Home Prices Decelerate Nationally (And Locally)

Posted by Mike Michalski on Monday, September 16th, 2019.

    On August 27, S&P Dow Jones released the latest results for the Case-Shiller home price indices in the United States.  Those results for the month of June (Case Shiller is always two months behind) show that the annual rate of home price increases nationally was 3.1%, down from 3.3% in May.

     We like to look at Case-Shiller’s 20-city composite index which tracks home price changes in 20 major metropolitan areas (including Los Angeles).  That index posted a 2.1% annual gain in June, down from 2.4% the previous month.  Noteworthy, however, is the fact that the 20-city composite’s annual price appreciation has slowed substantially since May of last year when the year-over-year price gain was 6.5%. 

     Among the 20 cities, Phoenix is the new leader with an annual percentage gain of 5.8%, followed by Las Vegas (5.5%) and Tampa (4.7%).  All three California cities in the survey - Los Angeles (1.6%), San Francisco (0.7%) and San Diego (1.3%) - were well off their highs from last year.  And most surprising of all was former home price leader Seattle showing a year-over-year decline of –1.3%, the only metro area in the 20-city composite to see home prices go into the red on a year-over-year basis.

     “Home price gains continue to trend down, but may be leveling off to a sustainable level,” says Philip Murphy, Managing Director and Global Head of Index Governance at S&P Dow Jones Indices.  “The southwest (Phoenix and Las Vegas) remains the regional leader in home price gains, followed by the southeast (Tampa and Charlotte). With three of the bottom five cities (Seattle, San Francisco, and San Diego), much of the west coast is challenged to sustain YOY gains."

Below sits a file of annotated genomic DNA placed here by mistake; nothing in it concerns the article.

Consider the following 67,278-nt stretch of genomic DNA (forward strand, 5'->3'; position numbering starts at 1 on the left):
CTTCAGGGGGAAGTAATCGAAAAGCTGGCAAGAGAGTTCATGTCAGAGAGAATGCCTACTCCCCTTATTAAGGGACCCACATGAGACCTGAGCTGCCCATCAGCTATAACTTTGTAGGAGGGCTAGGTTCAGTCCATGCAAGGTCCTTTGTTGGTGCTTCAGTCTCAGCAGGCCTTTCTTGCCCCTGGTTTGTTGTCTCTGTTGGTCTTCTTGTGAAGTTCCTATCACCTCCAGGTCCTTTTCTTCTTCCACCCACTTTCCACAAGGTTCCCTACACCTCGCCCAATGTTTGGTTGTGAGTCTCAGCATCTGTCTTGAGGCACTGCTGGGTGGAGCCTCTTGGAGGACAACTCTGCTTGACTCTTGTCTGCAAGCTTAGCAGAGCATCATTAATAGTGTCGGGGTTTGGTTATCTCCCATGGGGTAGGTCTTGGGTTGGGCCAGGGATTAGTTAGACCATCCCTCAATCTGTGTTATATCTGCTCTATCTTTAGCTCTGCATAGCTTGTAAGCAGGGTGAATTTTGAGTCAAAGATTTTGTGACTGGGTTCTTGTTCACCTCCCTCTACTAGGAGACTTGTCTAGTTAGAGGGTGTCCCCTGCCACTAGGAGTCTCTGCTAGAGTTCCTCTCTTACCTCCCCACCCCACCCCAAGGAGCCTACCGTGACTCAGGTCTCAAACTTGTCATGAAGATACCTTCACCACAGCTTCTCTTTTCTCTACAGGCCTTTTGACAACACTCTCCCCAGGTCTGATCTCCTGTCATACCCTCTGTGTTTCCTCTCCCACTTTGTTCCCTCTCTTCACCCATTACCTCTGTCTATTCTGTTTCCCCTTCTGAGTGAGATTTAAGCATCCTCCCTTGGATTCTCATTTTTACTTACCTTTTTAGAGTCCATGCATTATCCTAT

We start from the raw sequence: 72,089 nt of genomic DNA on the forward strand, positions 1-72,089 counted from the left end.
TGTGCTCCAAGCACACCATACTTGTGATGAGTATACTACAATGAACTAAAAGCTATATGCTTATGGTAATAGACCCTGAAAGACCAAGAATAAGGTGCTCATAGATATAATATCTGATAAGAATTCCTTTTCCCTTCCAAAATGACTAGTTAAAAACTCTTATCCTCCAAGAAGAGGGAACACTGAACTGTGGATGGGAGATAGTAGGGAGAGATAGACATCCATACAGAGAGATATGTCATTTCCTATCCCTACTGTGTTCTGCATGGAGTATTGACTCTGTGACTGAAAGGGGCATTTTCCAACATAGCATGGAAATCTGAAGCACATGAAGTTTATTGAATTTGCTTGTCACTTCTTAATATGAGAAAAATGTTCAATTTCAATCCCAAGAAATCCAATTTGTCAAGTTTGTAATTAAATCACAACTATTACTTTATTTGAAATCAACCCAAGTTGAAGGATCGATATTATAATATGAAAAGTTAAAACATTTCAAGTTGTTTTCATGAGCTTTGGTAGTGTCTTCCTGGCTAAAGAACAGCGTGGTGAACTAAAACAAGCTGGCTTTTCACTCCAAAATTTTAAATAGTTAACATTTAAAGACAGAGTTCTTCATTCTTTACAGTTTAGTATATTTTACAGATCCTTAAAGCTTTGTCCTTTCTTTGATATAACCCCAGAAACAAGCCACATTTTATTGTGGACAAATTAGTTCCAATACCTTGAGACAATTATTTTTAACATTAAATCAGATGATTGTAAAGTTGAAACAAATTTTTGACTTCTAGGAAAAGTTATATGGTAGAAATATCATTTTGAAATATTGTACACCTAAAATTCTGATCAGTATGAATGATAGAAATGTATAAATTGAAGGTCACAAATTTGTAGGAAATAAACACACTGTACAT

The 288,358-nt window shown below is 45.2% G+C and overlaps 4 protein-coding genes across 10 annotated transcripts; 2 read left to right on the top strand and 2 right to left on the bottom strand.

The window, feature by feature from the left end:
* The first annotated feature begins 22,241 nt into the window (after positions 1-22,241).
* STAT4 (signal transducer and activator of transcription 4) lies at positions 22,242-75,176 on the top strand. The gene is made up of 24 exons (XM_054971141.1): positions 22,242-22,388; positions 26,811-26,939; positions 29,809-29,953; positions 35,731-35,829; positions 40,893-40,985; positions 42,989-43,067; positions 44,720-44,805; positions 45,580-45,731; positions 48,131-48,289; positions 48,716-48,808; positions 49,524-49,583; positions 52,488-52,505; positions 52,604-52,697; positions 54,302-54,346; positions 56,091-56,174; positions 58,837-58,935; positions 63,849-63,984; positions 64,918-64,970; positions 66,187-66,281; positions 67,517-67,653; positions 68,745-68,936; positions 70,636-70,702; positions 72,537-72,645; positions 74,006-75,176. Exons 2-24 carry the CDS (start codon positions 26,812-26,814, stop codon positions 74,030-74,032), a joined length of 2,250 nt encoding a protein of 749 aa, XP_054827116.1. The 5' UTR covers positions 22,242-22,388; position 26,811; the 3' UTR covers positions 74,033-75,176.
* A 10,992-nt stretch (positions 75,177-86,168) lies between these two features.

But he also noted, "While housing has clearly cooled off from 2018, home price gains in most cities remain positive in low single digits. Therefore, it is likely that current rates of change will generally be sustained barring an economic downturn.”  

         Locally, here in the South Bay, the beach cities have been exhibiting both declining sales and declining prices of late (Note:  At Real Estate Edge, we don't use the Case Shiller index methodology of comparing paired sales of the same existing single family homes; rather, we look at all residential units, including condos and townhomes, both new and existing).

     Compare the year-over-year results for cumulative sales of single family homes in El Segundo, Redondo Beach, Hermosa Beach and Manhattan Beach.  Here, the median price for a total of 788 single family home sales in all four communities for the year ending on August 31, 2018, was $1,670,000.  But for the year ending August 31 of this year, there were 720 sales (a drop-off of –9%) and the median sale price declined to $1,630,000 (off –2.4%).

     Condos and townhome sales saw a similar result with a drop in year-over-year sales from 729 for the full 12 months ending on August 31, 2018, to 697 for the year ended this past August 31 (a decline of –4.4%)  while the median sale price fell from $1,065,000 to $1,037,000 (off –2.6%).

In a sea of red locally, the standout performer was single family homes in El Segundo, up 9.5%.  However, because of the small sample size (under 100 sales annually), El Segundo's numbers tend to jump around a bit.  

Single family home sales in Manhattan Beach, however, are another matter.  With a good sample size of roughly 300 sales a year, the median sale price is a reliable indicator and there the price increase data has been holding steadily positive.  For the 12 months ending last August 31, the median price increased 4.1%

A propos to the preceding factoid, we recently sold our listing at 1812 Elm Avenue, a 4-bedroom home in the Manhattan Beach Tree section (pictured below) for full price prior to coming to market! 
Sometimes the real estate gods smile upon you.

 

This entry was posted under Market Conditions, and South Bay Real Estate News.